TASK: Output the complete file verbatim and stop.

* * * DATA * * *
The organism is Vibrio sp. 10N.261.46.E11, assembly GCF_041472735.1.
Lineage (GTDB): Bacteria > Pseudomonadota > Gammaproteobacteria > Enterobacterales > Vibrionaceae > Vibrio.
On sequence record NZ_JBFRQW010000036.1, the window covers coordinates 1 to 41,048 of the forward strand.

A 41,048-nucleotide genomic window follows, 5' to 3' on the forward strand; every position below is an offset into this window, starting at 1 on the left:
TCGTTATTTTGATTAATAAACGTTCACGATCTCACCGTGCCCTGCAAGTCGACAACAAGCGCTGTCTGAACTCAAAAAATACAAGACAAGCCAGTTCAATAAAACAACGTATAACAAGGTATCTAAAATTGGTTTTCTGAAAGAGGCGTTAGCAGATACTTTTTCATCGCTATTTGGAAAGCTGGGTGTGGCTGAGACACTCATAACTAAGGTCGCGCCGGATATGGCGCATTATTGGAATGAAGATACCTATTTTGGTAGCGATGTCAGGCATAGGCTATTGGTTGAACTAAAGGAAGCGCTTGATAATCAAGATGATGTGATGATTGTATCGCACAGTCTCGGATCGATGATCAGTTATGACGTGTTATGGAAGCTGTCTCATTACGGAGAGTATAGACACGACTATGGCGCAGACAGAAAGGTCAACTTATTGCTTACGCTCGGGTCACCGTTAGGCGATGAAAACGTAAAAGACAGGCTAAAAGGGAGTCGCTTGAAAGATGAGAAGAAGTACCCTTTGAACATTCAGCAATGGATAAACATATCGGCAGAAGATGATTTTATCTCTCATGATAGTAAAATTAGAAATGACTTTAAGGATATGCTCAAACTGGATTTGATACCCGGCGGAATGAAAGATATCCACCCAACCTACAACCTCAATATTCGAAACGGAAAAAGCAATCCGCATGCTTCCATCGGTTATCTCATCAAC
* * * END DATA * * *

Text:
The organism is Vibrio sp. 10N.261.46.E11, assembly GCF_041472735.1.
Lineage (GTDB): Bacteria > Pseudomonadota > Gammaproteobacteria > Enterobacterales > Vibrionaceae > Vibrio.
On sequence record NZ_JBFRQW010000036.1, the window covers coordinates 1 to 41,048 of the forward strand.

A 41,048-nucleotide genomic window follows, 5' to 3' on the forward strand; every position below is an offset into this window, starting at 1 on the left:
TCGTTATTTTGATTAATAAACGTTCACGATCTCACCGTGCCCTGCAAGTCGACAACAAGCGCTGTCTGAACTCAAAAAATACAAGACAAGCCAGTTCAATAAAACAACGTATAACAAGGTATCTAAAATTGGTTTTCTGAAAGAGGCGTTAGCAGATACTTTTTCATCGCTATTTGGAAAGCTGGGTGTGGCTGAGACACTCATAACTAAGGTCGCGCCGGATATGGCGCATTATTGGAATGAAGATACCTATTTTGGTAGCGATGTCAGGCATAGGCTATTGGTTGAACTAAAGGAAGCGCTTGATAATCAAGATGATGTGATGATTGTATCGCACAGTCTCGGATCGATGATCAGTTATGACGTGTTATGGAAGCTGTCTCATTACGGAGAGTATAGACACGACTATGGCGCAGACAGAAAGGTCAACTTATTGCTTACGCTCGGGTCACCGTTAGGCGATGAAAACGTAAAAGACAGGCTAAAAGGGAGTCGCTTGAAAGATGAGAAGAAGTACCCTTTGAACATTCAGCAATGGATAAACATATCGGCAGAAGATGATTTTATCTCTCATGATAGTAAAATTAGAAATGACTTTAAGGATATGCTCAAACTGGATTTGATACCCGGCGGAATGAAAGATATCCACCCAACCTACAACCTCAATATTCGAAACGGAAAAAGCAATCCGCATGCTTCCATCGGTTATCTCATCAAC